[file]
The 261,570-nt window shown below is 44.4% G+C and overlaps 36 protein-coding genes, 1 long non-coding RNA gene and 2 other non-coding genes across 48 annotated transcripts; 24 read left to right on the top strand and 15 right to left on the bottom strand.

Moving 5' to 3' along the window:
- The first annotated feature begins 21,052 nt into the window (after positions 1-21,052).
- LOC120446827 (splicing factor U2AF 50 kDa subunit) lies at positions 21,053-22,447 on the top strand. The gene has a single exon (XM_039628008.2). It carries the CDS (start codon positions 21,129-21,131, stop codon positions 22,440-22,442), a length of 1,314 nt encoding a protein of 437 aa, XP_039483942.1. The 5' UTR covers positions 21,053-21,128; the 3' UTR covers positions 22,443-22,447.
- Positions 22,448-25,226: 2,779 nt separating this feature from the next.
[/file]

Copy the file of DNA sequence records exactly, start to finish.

The 261,570-nt window shown below is 44.4% G+C and overlaps 36 protein-coding genes, 1 long non-coding RNA gene and 2 other non-coding genes across 48 annotated transcripts; 24 read left to right on the top strand and 15 right to left on the bottom strand.

Moving 5' to 3' along the window:
- The first annotated feature begins 21,052 nt into the window (after positions 1-21,052).
- LOC120446827 (splicing factor U2AF 50 kDa subunit) lies at positions 21,053-22,447 on the top strand. The gene has a single exon (XM_039628008.2). It carries the CDS (start codon positions 21,129-21,131, stop codon positions 22,440-22,442), a length of 1,314 nt encoding a protein of 437 aa, XP_039483942.1. The 5' UTR covers positions 21,053-21,128; the 3' UTR covers positions 22,443-22,447.
- Positions 22,448-25,226: 2,779 nt separating this feature from the next.